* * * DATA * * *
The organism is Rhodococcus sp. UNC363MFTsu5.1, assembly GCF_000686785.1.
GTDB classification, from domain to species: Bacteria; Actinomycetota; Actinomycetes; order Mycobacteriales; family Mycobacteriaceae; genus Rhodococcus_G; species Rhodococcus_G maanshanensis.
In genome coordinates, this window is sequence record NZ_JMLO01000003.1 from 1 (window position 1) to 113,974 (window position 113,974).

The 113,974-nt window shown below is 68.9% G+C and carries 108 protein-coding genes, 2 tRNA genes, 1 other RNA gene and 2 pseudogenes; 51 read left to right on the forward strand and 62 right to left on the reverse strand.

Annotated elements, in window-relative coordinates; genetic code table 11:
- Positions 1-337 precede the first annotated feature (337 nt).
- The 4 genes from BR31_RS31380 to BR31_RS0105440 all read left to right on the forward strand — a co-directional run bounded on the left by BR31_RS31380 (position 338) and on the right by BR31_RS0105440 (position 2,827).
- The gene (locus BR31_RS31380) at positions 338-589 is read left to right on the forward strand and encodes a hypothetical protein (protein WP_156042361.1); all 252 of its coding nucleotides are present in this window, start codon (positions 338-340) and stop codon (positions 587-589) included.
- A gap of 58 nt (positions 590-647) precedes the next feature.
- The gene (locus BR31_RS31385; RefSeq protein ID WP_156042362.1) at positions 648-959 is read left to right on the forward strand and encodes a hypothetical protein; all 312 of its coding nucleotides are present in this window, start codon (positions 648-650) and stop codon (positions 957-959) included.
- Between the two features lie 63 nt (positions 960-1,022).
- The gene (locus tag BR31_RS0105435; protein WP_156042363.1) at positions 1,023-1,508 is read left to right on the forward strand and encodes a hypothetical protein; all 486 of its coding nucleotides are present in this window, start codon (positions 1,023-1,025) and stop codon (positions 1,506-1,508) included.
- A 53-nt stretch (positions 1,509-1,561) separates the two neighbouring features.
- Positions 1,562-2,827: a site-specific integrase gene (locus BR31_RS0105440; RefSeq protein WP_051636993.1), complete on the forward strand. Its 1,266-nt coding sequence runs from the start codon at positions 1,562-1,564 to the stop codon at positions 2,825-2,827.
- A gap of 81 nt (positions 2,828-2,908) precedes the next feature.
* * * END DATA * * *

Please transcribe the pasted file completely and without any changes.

The organism is Rhodococcus sp. UNC363MFTsu5.1, assembly GCF_000686785.1.
GTDB classification, from domain to species: Bacteria; Actinomycetota; Actinomycetes; order Mycobacteriales; family Mycobacteriaceae; genus Rhodococcus_G; species Rhodococcus_G maanshanensis.
In genome coordinates, this window is sequence record NZ_JMLO01000003.1 from 1 (window position 1) to 113,974 (window position 113,974).

The 113,974-nt window shown below is 68.9% G+C and carries 108 protein-coding genes, 2 tRNA genes, 1 other RNA gene and 2 pseudogenes; 51 read left to right on the forward strand and 62 right to left on the reverse strand.

Annotated elements, in window-relative coordinates; genetic code table 11:
- Positions 1-337 precede the first annotated feature (337 nt).
- The 4 genes from BR31_RS31380 to BR31_RS0105440 all read left to right on the forward strand — a co-directional run bounded on the left by BR31_RS31380 (position 338) and on the right by BR31_RS0105440 (position 2,827).
- The gene (locus BR31_RS31380) at positions 338-589 is read left to right on the forward strand and encodes a hypothetical protein (protein WP_156042361.1); all 252 of its coding nucleotides are present in this window, start codon (positions 338-340) and stop codon (positions 587-589) included.
- A gap of 58 nt (positions 590-647) precedes the next feature.
- The gene (locus BR31_RS31385; RefSeq protein ID WP_156042362.1) at positions 648-959 is read left to right on the forward strand and encodes a hypothetical protein; all 312 of its coding nucleotides are present in this window, start codon (positions 648-650) and stop codon (positions 957-959) included.
- Between the two features lie 63 nt (positions 960-1,022).
- The gene (locus tag BR31_RS0105435; protein WP_156042363.1) at positions 1,023-1,508 is read left to right on the forward strand and encodes a hypothetical protein; all 486 of its coding nucleotides are present in this window, start codon (positions 1,023-1,025) and stop codon (positions 1,506-1,508) included.
- A 53-nt stretch (positions 1,509-1,561) separates the two neighbouring features.
- Positions 1,562-2,827: a site-specific integrase gene (locus BR31_RS0105440; RefSeq protein WP_051636993.1), complete on the forward strand. Its 1,266-nt coding sequence runs from the start codon at positions 1,562-1,564 to the stop codon at positions 2,825-2,827.
- A gap of 81 nt (positions 2,828-2,908) precedes the next feature.